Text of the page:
Understanding Fight and Flight

fight and flight

The Fight and Flight response is part of our everyday understanding of our reaction to threat. However, even though common amongst our vocabulary, it is a fairly recent term.

Psychologist William James and physiologist Carl Lange coined the term ‘Fight and Flight’ in the 1920s as an evolutionary survival mechanism.   It is the body’s automatic response to danger and consists of a series of physical changes designed to assist you in overcoming the threat in question.

Although only coined in the 1920s this is an ancient response to physical threat which would have been essential to our prehistoric ancestors as they faced numerous dangers over a short life span.

Our perception of threat is largely an emotional one and it is now understood that emotions occur as a result of physiological reactions to events. Emotions are a complex reactionary pattern involving experiential, physiological and behavioural elements. [1]

  • Experiential – This refers to a stimulus or subjective experience, which triggers an emotion.
  • Physiological – Our physiological response to threat is the result of the autonomic nervous system’s reaction to the emotion triggered by the stimulus.
  • Behavioural – This is the actual response to, and expression of, the emotion.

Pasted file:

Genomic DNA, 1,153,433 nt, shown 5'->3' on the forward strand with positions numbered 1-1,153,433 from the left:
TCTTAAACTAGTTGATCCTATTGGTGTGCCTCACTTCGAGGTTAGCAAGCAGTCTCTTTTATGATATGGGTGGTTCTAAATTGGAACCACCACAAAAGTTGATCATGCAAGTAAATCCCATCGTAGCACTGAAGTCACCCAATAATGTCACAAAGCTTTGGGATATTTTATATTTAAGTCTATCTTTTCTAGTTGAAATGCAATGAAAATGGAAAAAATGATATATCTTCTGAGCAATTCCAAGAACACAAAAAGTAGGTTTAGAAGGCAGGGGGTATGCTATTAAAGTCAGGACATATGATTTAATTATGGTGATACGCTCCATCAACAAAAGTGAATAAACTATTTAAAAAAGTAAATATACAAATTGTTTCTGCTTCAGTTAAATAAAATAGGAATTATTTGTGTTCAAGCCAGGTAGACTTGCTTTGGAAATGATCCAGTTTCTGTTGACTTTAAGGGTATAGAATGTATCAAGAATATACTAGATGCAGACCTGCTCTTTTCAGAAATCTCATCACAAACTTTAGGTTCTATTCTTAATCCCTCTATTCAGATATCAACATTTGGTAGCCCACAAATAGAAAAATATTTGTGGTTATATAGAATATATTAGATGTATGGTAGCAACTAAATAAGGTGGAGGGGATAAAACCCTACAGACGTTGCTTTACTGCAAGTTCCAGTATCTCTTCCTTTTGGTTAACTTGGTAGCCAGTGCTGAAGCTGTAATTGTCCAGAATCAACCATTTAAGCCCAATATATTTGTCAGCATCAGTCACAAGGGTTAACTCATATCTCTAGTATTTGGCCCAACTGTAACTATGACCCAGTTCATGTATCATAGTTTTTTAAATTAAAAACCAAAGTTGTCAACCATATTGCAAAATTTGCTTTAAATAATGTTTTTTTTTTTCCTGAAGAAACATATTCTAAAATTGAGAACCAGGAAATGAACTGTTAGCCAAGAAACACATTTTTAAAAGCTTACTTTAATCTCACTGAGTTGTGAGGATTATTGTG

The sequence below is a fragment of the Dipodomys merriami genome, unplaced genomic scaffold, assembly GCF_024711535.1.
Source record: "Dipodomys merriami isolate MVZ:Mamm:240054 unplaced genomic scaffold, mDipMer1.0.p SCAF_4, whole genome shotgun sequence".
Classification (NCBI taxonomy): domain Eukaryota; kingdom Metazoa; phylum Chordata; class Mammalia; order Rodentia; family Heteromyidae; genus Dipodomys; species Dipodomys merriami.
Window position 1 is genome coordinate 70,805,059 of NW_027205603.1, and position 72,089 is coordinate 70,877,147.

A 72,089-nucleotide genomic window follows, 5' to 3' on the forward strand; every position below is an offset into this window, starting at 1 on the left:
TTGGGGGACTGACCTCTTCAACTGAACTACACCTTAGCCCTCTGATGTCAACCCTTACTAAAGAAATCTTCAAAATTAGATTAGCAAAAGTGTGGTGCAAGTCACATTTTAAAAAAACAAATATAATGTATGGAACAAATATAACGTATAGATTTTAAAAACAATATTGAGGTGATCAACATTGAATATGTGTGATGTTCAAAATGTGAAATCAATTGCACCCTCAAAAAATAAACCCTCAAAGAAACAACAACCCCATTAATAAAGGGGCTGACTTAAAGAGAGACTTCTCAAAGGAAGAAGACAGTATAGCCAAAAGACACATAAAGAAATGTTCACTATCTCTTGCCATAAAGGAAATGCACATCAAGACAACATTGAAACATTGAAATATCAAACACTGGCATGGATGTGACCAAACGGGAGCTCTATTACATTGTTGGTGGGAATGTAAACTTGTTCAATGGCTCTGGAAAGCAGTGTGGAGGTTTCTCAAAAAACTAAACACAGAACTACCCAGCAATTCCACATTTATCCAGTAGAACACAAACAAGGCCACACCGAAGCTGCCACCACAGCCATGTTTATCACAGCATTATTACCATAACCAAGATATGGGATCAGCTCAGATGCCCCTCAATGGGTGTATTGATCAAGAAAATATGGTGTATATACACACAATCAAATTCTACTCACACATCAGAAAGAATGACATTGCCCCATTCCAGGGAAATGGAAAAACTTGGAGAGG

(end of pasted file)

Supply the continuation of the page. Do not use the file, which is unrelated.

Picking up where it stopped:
The Fight and Flight response is an automatic response to danger, where strong emotion is invoked and the three elements above demonstrate how emotion is much greater than a mental state.


What is Fight & Flight?

Our prehistoric ancestors, and all mammals, have evolved to demonstrate the same automatic survival action of fight, flight and freeze.  Our bodies respond with one of the survival mechanisms depending on the threat in question:

  • Fight – You respond with Fight if you feel confident you can face or defeat the danger.
  • Flight – You respond with Flight if you cannot defeat the threat but feel you can run from it.
  • Freeze – If you cannot defeat the threat, and additionally cannot run from it the body has a third response which causes us to freeze. [2]